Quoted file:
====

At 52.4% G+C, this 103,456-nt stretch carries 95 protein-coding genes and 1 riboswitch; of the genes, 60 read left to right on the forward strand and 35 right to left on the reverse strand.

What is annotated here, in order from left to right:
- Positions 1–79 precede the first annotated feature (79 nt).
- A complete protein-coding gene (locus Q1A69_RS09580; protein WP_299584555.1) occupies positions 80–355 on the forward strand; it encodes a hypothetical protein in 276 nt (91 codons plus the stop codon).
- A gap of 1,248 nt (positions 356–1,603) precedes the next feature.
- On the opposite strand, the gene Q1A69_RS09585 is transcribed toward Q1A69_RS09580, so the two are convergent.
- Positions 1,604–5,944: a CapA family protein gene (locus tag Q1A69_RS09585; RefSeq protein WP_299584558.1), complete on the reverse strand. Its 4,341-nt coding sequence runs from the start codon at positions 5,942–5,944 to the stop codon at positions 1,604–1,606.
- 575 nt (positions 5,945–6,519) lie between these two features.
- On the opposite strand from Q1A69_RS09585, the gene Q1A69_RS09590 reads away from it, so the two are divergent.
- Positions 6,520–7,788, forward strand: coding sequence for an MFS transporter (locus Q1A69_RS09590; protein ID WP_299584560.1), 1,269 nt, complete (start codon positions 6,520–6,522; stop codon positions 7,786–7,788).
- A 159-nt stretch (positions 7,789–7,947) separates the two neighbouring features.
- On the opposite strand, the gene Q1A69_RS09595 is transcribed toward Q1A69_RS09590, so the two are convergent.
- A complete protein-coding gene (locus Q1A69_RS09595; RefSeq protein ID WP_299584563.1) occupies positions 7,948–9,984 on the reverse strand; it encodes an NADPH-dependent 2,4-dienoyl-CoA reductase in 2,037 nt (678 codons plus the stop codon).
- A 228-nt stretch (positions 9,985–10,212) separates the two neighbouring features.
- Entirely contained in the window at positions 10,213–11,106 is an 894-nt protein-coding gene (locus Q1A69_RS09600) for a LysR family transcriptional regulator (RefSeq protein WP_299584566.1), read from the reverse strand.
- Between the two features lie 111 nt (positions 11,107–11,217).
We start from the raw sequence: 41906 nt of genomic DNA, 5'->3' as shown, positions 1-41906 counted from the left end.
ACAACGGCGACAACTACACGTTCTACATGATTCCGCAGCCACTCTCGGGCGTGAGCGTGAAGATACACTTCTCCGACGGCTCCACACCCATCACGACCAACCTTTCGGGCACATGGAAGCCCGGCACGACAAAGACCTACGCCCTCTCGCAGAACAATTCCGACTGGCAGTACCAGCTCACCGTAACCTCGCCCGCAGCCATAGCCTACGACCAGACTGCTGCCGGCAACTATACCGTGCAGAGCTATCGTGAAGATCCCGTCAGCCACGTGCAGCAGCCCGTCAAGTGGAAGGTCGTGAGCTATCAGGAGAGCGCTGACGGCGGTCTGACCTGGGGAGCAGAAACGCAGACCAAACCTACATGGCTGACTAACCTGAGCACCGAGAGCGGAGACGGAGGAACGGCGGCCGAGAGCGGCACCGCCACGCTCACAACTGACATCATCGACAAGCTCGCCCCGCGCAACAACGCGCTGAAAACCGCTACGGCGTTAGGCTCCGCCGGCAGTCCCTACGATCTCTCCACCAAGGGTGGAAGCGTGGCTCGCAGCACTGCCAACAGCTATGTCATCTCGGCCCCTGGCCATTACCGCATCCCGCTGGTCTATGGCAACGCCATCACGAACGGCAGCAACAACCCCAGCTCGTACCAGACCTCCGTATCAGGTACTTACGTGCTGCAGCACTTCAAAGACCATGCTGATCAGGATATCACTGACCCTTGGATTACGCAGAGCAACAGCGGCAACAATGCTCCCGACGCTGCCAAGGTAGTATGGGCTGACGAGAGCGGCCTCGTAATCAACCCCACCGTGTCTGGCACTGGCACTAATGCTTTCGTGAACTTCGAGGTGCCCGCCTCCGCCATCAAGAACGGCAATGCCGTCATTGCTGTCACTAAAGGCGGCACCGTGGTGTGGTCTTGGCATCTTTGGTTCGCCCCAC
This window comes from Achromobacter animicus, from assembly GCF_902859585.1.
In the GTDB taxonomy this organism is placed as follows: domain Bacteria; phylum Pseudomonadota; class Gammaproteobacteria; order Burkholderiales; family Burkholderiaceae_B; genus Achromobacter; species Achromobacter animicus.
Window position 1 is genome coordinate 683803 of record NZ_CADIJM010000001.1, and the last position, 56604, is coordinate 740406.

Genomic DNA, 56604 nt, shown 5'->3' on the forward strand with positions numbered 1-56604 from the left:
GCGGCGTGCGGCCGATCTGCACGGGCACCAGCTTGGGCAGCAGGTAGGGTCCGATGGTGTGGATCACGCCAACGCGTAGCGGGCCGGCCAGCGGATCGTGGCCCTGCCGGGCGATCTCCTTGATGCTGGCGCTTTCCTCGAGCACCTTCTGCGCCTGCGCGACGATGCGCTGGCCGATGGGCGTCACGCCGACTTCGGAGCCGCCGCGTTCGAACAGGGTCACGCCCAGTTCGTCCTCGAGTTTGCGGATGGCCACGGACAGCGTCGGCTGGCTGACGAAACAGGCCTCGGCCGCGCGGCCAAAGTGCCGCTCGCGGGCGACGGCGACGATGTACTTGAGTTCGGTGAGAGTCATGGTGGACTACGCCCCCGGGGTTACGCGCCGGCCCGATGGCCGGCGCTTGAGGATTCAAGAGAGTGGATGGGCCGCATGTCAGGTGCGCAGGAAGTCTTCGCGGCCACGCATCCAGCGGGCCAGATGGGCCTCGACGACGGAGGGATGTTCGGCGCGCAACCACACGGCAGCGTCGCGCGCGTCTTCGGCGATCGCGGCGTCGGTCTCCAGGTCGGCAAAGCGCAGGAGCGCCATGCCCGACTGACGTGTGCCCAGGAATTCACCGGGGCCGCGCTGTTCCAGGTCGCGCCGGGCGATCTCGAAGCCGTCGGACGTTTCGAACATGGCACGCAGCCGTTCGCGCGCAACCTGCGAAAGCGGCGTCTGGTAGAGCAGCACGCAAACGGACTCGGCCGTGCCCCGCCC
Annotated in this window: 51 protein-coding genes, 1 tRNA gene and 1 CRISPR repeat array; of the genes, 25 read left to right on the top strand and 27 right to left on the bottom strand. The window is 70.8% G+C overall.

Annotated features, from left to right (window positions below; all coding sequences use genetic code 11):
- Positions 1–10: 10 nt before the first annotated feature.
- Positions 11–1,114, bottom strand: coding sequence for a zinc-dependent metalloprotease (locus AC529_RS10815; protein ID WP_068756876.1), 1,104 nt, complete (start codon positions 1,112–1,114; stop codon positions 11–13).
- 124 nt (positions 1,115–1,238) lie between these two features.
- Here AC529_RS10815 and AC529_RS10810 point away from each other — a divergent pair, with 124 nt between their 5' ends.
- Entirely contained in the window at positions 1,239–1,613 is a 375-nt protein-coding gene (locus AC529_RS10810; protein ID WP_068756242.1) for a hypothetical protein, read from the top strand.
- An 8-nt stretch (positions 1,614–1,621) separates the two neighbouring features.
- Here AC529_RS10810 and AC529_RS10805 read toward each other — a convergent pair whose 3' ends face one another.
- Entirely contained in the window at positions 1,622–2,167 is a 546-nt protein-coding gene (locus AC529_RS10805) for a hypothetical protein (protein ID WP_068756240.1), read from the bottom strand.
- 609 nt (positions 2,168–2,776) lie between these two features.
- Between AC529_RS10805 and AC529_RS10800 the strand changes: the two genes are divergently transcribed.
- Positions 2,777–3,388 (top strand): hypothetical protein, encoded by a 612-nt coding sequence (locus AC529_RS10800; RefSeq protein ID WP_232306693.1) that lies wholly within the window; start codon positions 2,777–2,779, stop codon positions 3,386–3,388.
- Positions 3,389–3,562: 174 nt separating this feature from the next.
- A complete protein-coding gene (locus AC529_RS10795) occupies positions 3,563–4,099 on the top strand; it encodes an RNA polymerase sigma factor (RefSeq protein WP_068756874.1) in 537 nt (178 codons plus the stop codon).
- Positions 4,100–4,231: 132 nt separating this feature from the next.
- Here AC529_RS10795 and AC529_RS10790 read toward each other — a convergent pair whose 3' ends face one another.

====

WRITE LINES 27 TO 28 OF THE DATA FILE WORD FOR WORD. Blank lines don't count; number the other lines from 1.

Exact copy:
- Positions 11–1,114, bottom strand: coding sequence for a zinc-dependent metalloprotease (locus AC529_RS10815; protein ID WP_068756876.1), 1,104 nt, complete (start codon positions 1,112–1,114; stop codon positions 11–13).
- 124 nt (positions 1,115–1,238) lie between these two features.